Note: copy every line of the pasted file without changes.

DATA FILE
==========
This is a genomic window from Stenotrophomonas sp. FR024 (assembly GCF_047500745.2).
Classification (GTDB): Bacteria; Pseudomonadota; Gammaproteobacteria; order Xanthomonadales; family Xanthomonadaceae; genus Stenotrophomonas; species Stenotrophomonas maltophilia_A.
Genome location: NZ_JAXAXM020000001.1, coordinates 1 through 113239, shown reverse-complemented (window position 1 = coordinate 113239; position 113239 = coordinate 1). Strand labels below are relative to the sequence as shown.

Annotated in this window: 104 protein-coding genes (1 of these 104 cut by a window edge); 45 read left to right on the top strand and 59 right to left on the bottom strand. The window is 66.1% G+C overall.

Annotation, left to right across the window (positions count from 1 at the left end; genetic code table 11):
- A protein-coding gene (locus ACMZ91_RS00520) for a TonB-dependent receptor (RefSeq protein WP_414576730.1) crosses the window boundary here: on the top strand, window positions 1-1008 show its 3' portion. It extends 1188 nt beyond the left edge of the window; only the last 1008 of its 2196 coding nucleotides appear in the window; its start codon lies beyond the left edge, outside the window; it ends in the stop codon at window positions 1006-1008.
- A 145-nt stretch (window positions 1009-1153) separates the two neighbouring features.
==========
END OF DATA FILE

This is a genomic window from Stenotrophomonas sp. FR024 (assembly GCF_047500745.2).
Classification (GTDB): Bacteria; Pseudomonadota; Gammaproteobacteria; order Xanthomonadales; family Xanthomonadaceae; genus Stenotrophomonas; species Stenotrophomonas maltophilia_A.
Genome location: NZ_JAXAXM020000001.1, coordinates 1 through 113239, shown reverse-complemented (window position 1 = coordinate 113239; position 113239 = coordinate 1). Strand labels below are relative to the sequence as shown.

Annotated in this window: 104 protein-coding genes (1 of these 104 cut by a window edge); 45 read left to right on the top strand and 59 right to left on the bottom strand. The window is 66.1% G+C overall.

Annotation, left to right across the window (positions count from 1 at the left end; genetic code table 11):
- A protein-coding gene (locus ACMZ91_RS00520) for a TonB-dependent receptor (RefSeq protein WP_414576730.1) crosses the window boundary here: on the top strand, window positions 1-1008 show its 3' portion. It extends 1188 nt beyond the left edge of the window; only the last 1008 of its 2196 coding nucleotides appear in the window; its start codon lies beyond the left edge, outside the window; it ends in the stop codon at window positions 1006-1008.
- A 145-nt stretch (window positions 1009-1153) separates the two neighbouring features.